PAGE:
Treatment of peripheral artery diseases at the Sachsenhausen Clinic, Germany, Frankfurt

Peripheral Artery Disease

If the arteries have irregularities in the walls, constrictions and other anomalies, we can assume the presence of occlusive artery diseases. In most cases, these diseases affect the arteries of the pelvis and legs and are defined by doctors as peripheral artery diseases.

Clots or narrow areas in the blood vessels make blood flow difficult and the affected parts of the body no longer receive sufficient oxygenated blood. In the initial stage, blood circulation is still sufficient, so that no complaints appear during rest or physical activity, but then pains occur during walking.

There is a rather inclusive term for this disease – “the disease of shop windows” – in folk speech, as those suffering from peripheral artery disease constantly have to make short breaks in walking due to pain. Even at this initial stage of the disease, patients’ quality of life and life expectancy are significantly reduced.

Do You Have Circulatory Problems?

If you suffer from peripheral artery disease, you need to see a doctor who specializes in angiology (vascular medicine).

Highly qualified doctors of our vascular surgery department are always ready to assist you in the treatment of peripheral artery diseases by using the most advanced conservative and surgical methods of treatment.

Doctors at our clinic are known for:

  • A responsible attitude to treatment
  • Precise early detection of diseases
  • Optimal therapy and care

Why is Peripheral Artery Disease So Dangerous?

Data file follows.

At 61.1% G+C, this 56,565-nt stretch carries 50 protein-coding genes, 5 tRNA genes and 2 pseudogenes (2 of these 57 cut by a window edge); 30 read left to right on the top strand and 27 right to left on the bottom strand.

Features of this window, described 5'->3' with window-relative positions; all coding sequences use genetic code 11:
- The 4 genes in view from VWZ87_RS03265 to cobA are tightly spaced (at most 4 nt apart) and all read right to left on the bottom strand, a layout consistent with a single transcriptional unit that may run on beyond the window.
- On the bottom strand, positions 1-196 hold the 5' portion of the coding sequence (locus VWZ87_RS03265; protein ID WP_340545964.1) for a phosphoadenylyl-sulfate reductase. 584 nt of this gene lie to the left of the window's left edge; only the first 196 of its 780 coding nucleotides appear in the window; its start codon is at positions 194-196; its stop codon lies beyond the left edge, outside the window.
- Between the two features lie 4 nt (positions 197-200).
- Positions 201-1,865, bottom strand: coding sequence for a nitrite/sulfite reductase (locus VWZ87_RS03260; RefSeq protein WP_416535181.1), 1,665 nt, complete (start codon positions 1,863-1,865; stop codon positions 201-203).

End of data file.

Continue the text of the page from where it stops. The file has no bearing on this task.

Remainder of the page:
• Peripheral artery disease initially progresses without symptoms
  • Peripheral artery disease may be a precursor to heart attack and stroke
  • Peripheral artery disease may cause sudden vascular blockages, which increases the risk of limb amputation
  • Peripheral artery disease reduces life expectancy by about 10 years
  • Mortality in patients with peripheral artery disease is twice as high

Atherosclerosis as a cause of peripheral artery disease is a serious disease that has long been underestimated. In most cases, not only the arteries in the legs, but also the arteries in the whole body are narrowed. Consequently, patients with peripheral artery disease are at increased risk of heart attack and stroke – more than 75% of all patients with peripheral artery disease are at risk of early death.

Peripheral Artery Disease

Less than half of people over 65 years of age who sometimes have problems with their legs consult a doctor, as only 1 in 10 patients with peripheral artery disease had obvious symptoms of the disease. Therefore, it is important to detect peripheral artery disease in proper time – take your symptoms seriously and listen to the signals of your body!

Signs of Peripheral Artery Disease

  • Cool, pale and marble skin
  • Dry skin of the legs and feet
  • Pain during walking: in the calves, hips or buttocks
  • Sever keratinization of the soles of the feet
  • Unusually slowly growing nails
  • Hair loss on the legs
  • Erectile dysfunction
  • Small wounds heal significantly slower

Risk of heart attack

More than half of all people who suffer from peripheral artery diseases have deposits on the arteries of the heart. This results in the fact that during exercise insufficiently oxygenated blood is pumped to the heart, which leads to symptoms of angina (heart pain, tightness in the chest), heart arrhythmia or shortness of breath. As a chronic consequence, heart failure can develop.

If a blood clot causes a sudden blockage of the coronary artery, a heart attack occurs. The heart tissue dies and there is a critical danger to life.

Risk of Stroke

Patients with peripheral artery disease also often have narrowing in the arteries that supply the brain.

The warning signs of circulatory disorders in the brain are:

  • Vision impairment (defects of the field of vision)
  • Sudden short-term blindness
  • “Double pictures”
  • Tingling, numbness of the head surface
  • Weakness in hands or feet
  • Facial paralysis (drooping corner of the mouth)
  • Speech impairment

If the cerebral artery is blocked with a clot of blood, it comes down to a stroke. You need to take immediate action. In the event of an oxygen deficiency, the nerve cells die even faster than the heart muscle tissue.

Treatment of Peripheral Artery Diseases